Matthew T. Mangino
February 16, 2018
The massacre at Marjory Stoneman Douglas High School in Parkland, Florida, marks the country’s 18th school shooting since the beginning of the year. Not all the shootings are mass killings, but is any school shooting acceptable?
The non-profit Everytown for Gun Safety Support Fund doesn’t think so. Everytown uses a straightforward definition for a school shooting: Any time a firearm discharges a live round of ammunition inside a school building or on a school campus or grounds, as documented by the media and confirmed by law enforcement or school officials.
According to Everytown’s website their mission is to “improve our understanding of the causes of gun violence and the means to reduce it — by conducting groundbreaking original research, developing evidence-based policies, and communicating this knowledge ...”
Why do we need an independent, charitable organization to research gun violence? The simple answer is no one else is doing it.
Last year, following the mass shooting in San Bernardino, California, Democrats in Congress revealed that the federal ”(G)overnment dedicate $240 million a year to traffic safety research, more than $233 million a year for food safety and $331 million a year on the effects of tobacco, but almost nothing on firearms that kill 33,000 Americans annually.”
How can that be?
Have you ever heard of Jay Dickey? In 1996, as a member of Congress, Dickey was a self-proclaimed “point-man” for the National Rifle Association (NRA). The Arkansas Republican authored a now infamous amendment to an otherwise obscure appropriations bill that removed $2.6 million from the Center for Disease Control’s (CDC) budget, the amount the agency’s injury center had spent on firearms-related research the previous year.
Since the Dickey Amendment passed, the United States has spent almost nothing on research for firearm injuries. To no surprise, gun deaths now out pace automobile deaths in nearly half the states nationwide.
That’s not to mention the nearly 300 school shootings in America since 2013—an average of about one a week.
Law enforcement officials said the Parkland killer legally purchased the assault weapon used in the attack. Should an 18- or 19-year-old buying an assault rifle raise a red flag?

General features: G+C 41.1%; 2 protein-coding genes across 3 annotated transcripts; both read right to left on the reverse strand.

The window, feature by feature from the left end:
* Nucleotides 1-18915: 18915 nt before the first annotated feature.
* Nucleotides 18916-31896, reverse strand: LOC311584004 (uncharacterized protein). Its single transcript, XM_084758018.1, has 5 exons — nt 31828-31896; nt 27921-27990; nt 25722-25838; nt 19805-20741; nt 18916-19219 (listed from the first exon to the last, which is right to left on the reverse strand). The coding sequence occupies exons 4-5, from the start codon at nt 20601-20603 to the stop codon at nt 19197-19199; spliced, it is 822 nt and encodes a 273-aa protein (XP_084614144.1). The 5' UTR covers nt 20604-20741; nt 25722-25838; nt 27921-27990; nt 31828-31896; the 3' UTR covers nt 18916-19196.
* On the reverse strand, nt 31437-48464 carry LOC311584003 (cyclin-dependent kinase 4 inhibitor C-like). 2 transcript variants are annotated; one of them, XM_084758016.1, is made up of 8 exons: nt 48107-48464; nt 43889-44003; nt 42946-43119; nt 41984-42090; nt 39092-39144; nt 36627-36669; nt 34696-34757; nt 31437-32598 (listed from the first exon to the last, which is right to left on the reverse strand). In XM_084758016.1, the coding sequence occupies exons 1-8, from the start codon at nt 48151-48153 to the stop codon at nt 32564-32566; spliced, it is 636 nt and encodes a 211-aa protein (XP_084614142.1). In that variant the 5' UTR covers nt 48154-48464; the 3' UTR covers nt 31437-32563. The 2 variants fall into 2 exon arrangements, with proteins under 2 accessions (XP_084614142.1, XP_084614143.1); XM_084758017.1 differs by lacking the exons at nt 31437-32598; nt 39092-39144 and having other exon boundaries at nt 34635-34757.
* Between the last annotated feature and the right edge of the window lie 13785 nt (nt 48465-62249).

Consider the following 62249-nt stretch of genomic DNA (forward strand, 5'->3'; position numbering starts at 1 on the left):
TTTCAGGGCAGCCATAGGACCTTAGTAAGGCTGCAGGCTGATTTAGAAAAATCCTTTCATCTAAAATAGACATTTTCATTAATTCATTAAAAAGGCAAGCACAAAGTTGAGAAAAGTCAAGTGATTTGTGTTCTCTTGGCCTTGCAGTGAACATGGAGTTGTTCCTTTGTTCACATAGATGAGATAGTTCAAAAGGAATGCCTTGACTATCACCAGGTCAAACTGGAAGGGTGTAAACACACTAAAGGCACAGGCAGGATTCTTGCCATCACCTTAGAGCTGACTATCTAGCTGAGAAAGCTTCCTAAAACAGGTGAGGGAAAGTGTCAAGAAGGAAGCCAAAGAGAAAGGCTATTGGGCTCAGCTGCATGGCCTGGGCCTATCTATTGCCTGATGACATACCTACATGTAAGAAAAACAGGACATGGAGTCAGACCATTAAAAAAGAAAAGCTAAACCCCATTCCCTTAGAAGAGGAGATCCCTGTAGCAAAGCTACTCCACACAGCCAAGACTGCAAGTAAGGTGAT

Attorney General Jeff Sessions said he wants the Justice Department to study how mental illness and gun violence intersect, to better understand how law enforcement can use existing laws to intervene before school shootings happen. Does that mean that funding will be returned to the CDC for research? Not likely.
“It cannot be denied that something dangerous and unhealthy is happening in our country,” Sessions told a group of sheriffs in Washington, D.C. In “every one of these cases, we’ve had advance indications and perhaps we haven’t been effective enough in intervening.”
Wouldn’t we all be better off if no one, but law enforcement and the military, had access to assault rifles?
Two years ago, an organization known as Doctors for America, presented a petition signed by more than 2,000 physicians in all 50 states demanding an end to the Dickey Amendment.
“It’s disappointing to me that we’ve made little progress in the past 20 years in finding solutions to gun violence,” Dr. Nina Agrawal, a New York pediatrician told Think Progress. “In my career, I’ve seen children (sic) lives saved from measles, Sudden Infant Death Syndrome, motor vehicle accidents ... because of federal scientific data and research. It’s frustrating that the CDC is not permitted to do the same type of research for gun violence.”
The problem in this country is the easy access to guns. How many suicides could be averted if a troubled individual couldn’t just walk over to a desk drawer and pull out a gun? How many mass shootings could have been thwarted or neutralized if the shooter didn’t have access to an assault rifle.
When we talk about mass violence in schools, the elephant in the room is the firearm. Examining school violence without considering access to firearms is like talking about highway safety without considering the impact of automobiles. There can be no meaningful or responsible conversation about violence without guns being part of the dialogue.
Matthew T. Mangino is of counsel with Luxenberg, Garbett, Kelly & George P.C. His book The Executioner’s Toll, 2010 was released by McFarland Publishing. You can reach him at www.mattmangino.com and follow him on Twitter @MatthewTMangino.
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